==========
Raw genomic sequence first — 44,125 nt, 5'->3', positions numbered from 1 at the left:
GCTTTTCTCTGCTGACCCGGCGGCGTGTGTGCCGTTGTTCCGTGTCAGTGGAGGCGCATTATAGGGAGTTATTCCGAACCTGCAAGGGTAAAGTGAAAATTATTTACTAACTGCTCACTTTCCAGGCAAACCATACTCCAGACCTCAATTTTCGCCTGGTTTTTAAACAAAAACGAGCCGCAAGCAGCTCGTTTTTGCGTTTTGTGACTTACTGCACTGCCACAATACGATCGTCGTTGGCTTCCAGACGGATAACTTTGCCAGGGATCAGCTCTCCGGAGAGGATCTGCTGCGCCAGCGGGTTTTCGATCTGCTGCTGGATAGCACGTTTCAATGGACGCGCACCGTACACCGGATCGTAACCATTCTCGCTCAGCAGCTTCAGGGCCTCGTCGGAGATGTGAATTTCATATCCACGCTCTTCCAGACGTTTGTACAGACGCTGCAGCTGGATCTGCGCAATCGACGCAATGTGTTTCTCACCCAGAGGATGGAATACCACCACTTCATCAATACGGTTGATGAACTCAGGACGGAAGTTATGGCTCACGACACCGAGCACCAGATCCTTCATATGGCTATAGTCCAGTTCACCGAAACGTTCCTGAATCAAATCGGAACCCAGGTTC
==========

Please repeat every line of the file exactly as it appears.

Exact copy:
Raw genomic sequence first — 44,125 nt, 5'->3', positions numbered from 1 at the left:
GCTTTTCTCTGCTGACCCGGCGGCGTGTGTGCCGTTGTTCCGTGTCAGTGGAGGCGCATTATAGGGAGTTATTCCGAACCTGCAAGGGTAAAGTGAAAATTATTTACTAACTGCTCACTTTCCAGGCAAACCATACTCCAGACCTCAATTTTCGCCTGGTTTTTAAACAAAAACGAGCCGCAAGCAGCTCGTTTTTGCGTTTTGTGACTTACTGCACTGCCACAATACGATCGTCGTTGGCTTCCAGACGGATAACTTTGCCAGGGATCAGCTCTCCGGAGAGGATCTGCTGCGCCAGCGGGTTTTCGATCTGCTGCTGGATAGCACGTTTCAATGGACGCGCACCGTACACCGGATCGTAACCATTCTCGCTCAGCAGCTTCAGGGCCTCGTCGGAGATGTGAATTTCATATCCACGCTCTTCCAGACGTTTGTACAGACGCTGCAGCTGGATCTGCGCAATCGACGCAATGTGTTTCTCACCCAGAGGATGGAATACCACCACTTCATCAATACGGTTGATGAACTCAGGACGGAAGTTATGGCTCACGACACCGAGCACCAGATCCTTCATATGGCTATAGTCCAGTTCACCGAAACGTTCCTGAATCAAATCGGAACCCAGGTTC